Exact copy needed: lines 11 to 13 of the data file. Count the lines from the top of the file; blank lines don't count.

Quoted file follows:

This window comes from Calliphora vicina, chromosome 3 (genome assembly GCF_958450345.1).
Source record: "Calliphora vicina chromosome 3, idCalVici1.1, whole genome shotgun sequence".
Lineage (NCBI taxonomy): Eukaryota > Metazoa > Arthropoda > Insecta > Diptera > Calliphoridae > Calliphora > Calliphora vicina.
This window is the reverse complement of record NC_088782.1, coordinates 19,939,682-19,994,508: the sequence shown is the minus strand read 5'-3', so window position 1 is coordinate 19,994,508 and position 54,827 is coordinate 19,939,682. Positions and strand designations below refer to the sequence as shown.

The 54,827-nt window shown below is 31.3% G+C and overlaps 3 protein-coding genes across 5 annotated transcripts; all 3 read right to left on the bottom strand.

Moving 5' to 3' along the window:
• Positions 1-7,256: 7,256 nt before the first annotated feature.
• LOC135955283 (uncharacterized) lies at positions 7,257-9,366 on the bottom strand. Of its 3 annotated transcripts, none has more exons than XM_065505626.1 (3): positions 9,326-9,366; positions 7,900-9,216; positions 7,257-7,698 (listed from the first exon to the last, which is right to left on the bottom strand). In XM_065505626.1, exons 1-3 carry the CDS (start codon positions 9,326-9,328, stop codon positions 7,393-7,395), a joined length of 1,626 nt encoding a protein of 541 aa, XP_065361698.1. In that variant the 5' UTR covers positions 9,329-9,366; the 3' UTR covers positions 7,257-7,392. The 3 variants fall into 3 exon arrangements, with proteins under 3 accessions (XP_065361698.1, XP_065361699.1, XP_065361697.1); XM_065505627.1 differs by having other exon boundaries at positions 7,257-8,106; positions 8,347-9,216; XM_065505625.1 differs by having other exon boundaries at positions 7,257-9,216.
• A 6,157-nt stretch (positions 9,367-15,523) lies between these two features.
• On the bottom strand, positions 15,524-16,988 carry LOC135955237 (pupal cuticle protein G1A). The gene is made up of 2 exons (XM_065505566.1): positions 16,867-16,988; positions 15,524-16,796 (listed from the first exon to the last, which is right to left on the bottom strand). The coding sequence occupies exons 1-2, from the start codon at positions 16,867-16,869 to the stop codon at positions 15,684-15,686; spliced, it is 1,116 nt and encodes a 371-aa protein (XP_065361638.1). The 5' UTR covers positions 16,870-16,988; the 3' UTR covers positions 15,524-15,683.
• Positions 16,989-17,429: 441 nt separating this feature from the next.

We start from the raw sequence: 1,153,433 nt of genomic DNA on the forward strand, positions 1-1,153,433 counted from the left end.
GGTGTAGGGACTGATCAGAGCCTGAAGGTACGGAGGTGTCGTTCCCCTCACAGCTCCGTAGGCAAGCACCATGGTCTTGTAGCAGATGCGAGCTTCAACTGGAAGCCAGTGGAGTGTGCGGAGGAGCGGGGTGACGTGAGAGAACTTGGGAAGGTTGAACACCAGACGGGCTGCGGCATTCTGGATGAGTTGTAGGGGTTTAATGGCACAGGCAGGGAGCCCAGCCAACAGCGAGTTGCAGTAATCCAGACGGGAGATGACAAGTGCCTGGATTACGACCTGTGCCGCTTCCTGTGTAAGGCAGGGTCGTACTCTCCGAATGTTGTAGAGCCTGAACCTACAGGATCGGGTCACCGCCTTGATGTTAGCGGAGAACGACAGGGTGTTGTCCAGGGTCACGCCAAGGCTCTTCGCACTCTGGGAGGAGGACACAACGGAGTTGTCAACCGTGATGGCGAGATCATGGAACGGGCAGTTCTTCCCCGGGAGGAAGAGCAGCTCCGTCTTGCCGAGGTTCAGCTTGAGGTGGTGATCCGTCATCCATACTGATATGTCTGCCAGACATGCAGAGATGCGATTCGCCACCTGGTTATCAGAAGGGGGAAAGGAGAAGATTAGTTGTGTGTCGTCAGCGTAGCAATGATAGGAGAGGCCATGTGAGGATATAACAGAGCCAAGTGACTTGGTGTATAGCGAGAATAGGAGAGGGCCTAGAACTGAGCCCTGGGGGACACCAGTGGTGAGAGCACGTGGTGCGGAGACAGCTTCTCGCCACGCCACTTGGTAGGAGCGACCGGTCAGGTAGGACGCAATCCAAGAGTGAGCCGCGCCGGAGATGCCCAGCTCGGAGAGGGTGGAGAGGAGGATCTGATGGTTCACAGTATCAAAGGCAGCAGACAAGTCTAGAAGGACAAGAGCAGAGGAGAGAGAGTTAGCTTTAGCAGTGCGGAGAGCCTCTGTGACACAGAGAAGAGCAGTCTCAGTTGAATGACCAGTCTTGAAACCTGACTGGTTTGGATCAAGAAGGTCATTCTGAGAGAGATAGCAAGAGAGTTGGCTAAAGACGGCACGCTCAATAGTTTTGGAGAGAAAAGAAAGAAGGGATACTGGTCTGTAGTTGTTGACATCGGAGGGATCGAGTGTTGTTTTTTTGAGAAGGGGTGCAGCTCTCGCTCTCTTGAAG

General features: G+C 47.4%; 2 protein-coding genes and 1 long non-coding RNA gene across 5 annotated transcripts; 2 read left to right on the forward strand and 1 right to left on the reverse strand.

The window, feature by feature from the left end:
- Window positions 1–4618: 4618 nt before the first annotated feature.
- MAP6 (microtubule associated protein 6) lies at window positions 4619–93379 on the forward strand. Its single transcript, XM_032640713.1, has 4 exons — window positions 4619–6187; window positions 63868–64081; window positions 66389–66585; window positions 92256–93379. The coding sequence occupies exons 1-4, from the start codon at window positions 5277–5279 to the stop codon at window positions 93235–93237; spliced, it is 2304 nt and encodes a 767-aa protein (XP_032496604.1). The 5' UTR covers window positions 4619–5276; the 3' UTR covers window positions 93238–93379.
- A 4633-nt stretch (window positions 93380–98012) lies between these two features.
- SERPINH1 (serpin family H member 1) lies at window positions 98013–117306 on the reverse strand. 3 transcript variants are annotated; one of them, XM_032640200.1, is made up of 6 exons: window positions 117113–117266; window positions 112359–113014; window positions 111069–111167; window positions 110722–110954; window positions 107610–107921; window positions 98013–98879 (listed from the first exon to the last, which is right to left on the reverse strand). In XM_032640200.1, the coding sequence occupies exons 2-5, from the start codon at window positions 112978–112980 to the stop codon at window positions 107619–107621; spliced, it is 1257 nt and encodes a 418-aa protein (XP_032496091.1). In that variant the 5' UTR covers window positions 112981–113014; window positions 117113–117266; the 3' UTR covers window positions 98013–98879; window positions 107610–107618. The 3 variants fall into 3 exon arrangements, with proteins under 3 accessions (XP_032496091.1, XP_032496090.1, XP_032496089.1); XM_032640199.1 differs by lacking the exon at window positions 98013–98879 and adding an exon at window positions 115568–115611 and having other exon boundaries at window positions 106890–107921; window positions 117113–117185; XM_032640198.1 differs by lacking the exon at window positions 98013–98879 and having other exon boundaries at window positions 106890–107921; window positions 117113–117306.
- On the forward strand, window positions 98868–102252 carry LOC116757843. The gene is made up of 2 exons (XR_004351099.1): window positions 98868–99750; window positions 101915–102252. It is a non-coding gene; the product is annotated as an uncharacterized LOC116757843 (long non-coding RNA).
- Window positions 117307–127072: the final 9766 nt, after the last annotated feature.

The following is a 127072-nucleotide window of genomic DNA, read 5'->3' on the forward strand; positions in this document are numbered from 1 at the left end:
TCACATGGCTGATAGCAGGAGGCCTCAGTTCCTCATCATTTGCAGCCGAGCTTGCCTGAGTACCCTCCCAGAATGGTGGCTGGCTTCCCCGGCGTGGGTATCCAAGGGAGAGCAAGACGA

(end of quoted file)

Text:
• Positions 16,989-17,429: 441 nt separating this feature from the next.

We start from the raw sequence: 1,153,433 nt of genomic DNA on the forward strand, positions 1-1,153,433 counted from the left end.
GGTGTAGGGACTGATCAGAGCCTGAAGGTACGGAGGTGTCGTTCCCCTCACAGCTCCGTAGGCAAGCACCATGGTCTTGTAGCAGATGCGAGCTTCAACTGGAAGCCAGTGGAGTGTGCGGAGGAGCGGGGTGACGTGAGAGAACTTGGGAAGGTTGAACACCAGACGGGCTGCGGCATTCTGGATGAGTTGTAGGGGTTTAATGGCACAGGCAGGGAGCCCAGCCAACAGCGAGTTGCAGTAATCCAGACGGGAGATGACAAGTGCCTGGATTACGACCTGTGCCGCTTCCTGTGTAAGGCAGGGTCGTACTCTCCGAATGTTGTAGAGCCTGAACCTACAGGATCGGGTCACCGCCTTGATGTTAGCGGAGAACGACAGGGTGTTGTCCAGGGTCACGCCAAGGCTCTTCGCACTCTGGGAGGAGGACACAACGGAGTTGTCAACCGTGATGGCGAGATCATGGAACGGGCAGTTCTTCCCCGGGAGGAAGAGCAGCTCCGTCTTGCCGAGGTTCAGCTTGAGGTGGTGATCCGTCATCCATACTGATATGTCTGCCAGACATGCAGAGATGCGATTCGCCACCTGGTTATCAGAAGGGGGAAAGGAGAAGATTAGTTGTGTGTCGTCAGCGTAGCAATGATAGGAGAGGCCATGTGAGGATATAACAGAGCCAAGTGACTTGGTGTATAGCGAGAATAGGAGAGGGCCTAGAACTGAGCCCTGGGGGACACCAGTGGTGAGAGCACGTGGTGCGGAGACAGCTTCTCGCCACGCCACTTGGTAGGAGCGACCGGTCAGGTAGGACGCAATCCAAGAGTGAGCCGCGCCGGAGATGCCCAGCTCGGAGAGGGTGGAGAGGAGGATCTGATGGTTCACAGTATCAAAGGCAGCAGACAAGTCTAGAAGGACAAGAGCAGAGGAGAGAGAGTTAGCTTTAGCAGTGCGGAGAGCCTCTGTGACACAGAGAAGAGCAGTCTCAGTTGAATGACCAGTCTTGAAACCTGACTGGTTTGGATCAAGAAGGTCATTCTGAGAGAGATAGCAAGAGAGTTGGCTAAAGACGGCACGCTCAATAGTTTTGGAGAGAAAAGAAAGAAGGGATACTGGTCTGTAGTTGTTGACATCGGAGGGATCGAGTGTTGTTTTTTTGAGAAGGGGTGCAGCTCTCGCTCTCTTGAAG